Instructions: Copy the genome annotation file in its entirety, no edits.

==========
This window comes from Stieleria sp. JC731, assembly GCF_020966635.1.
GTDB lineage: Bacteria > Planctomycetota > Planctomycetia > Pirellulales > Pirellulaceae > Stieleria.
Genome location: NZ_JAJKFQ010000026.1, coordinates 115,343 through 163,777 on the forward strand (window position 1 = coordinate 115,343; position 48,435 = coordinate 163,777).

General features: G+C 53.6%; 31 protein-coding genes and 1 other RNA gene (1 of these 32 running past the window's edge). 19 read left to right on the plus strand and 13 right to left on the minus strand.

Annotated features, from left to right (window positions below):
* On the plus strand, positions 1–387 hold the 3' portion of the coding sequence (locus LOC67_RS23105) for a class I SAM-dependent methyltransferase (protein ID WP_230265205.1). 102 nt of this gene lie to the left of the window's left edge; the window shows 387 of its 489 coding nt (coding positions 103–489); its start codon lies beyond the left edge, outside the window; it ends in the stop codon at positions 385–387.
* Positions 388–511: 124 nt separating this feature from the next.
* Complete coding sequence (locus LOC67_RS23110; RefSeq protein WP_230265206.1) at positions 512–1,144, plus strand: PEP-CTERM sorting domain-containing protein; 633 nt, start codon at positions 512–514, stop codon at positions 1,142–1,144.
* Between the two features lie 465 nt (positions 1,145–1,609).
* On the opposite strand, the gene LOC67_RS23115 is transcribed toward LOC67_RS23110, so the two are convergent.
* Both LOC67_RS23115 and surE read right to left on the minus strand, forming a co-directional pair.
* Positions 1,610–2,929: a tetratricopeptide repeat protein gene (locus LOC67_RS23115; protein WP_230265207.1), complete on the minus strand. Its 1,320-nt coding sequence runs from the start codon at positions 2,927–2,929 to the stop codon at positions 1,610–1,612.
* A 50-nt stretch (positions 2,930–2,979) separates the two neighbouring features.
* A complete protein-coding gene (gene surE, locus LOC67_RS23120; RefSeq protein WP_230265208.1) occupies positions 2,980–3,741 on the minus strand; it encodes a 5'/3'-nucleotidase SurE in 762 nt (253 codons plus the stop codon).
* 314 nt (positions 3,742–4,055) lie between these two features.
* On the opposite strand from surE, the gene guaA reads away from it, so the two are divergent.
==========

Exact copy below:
This window comes from Stieleria sp. JC731, assembly GCF_020966635.1.
GTDB lineage: Bacteria > Planctomycetota > Planctomycetia > Pirellulales > Pirellulaceae > Stieleria.
Genome location: NZ_JAJKFQ010000026.1, coordinates 115,343 through 163,777 on the forward strand (window position 1 = coordinate 115,343; position 48,435 = coordinate 163,777).

General features: G+C 53.6%; 31 protein-coding genes and 1 other RNA gene (1 of these 32 running past the window's edge). 19 read left to right on the plus strand and 13 right to left on the minus strand.

Annotated features, from left to right (window positions below):
* On the plus strand, positions 1–387 hold the 3' portion of the coding sequence (locus LOC67_RS23105) for a class I SAM-dependent methyltransferase (protein ID WP_230265205.1). 102 nt of this gene lie to the left of the window's left edge; the window shows 387 of its 489 coding nt (coding positions 103–489); its start codon lies beyond the left edge, outside the window; it ends in the stop codon at positions 385–387.
* Positions 388–511: 124 nt separating this feature from the next.
* Complete coding sequence (locus LOC67_RS23110; RefSeq protein WP_230265206.1) at positions 512–1,144, plus strand: PEP-CTERM sorting domain-containing protein; 633 nt, start codon at positions 512–514, stop codon at positions 1,142–1,144.
* Between the two features lie 465 nt (positions 1,145–1,609).
* On the opposite strand, the gene LOC67_RS23115 is transcribed toward LOC67_RS23110, so the two are convergent.
* Both LOC67_RS23115 and surE read right to left on the minus strand, forming a co-directional pair.
* Positions 1,610–2,929: a tetratricopeptide repeat protein gene (locus LOC67_RS23115; protein WP_230265207.1), complete on the minus strand. Its 1,320-nt coding sequence runs from the start codon at positions 2,927–2,929 to the stop codon at positions 1,610–1,612.
* A 50-nt stretch (positions 2,930–2,979) separates the two neighbouring features.
* A complete protein-coding gene (gene surE, locus LOC67_RS23120; RefSeq protein WP_230265208.1) occupies positions 2,980–3,741 on the minus strand; it encodes a 5'/3'-nucleotidase SurE in 762 nt (253 codons plus the stop codon).
* 314 nt (positions 3,742–4,055) lie between these two features.
* On the opposite strand from surE, the gene guaA reads away from it, so the two are divergent.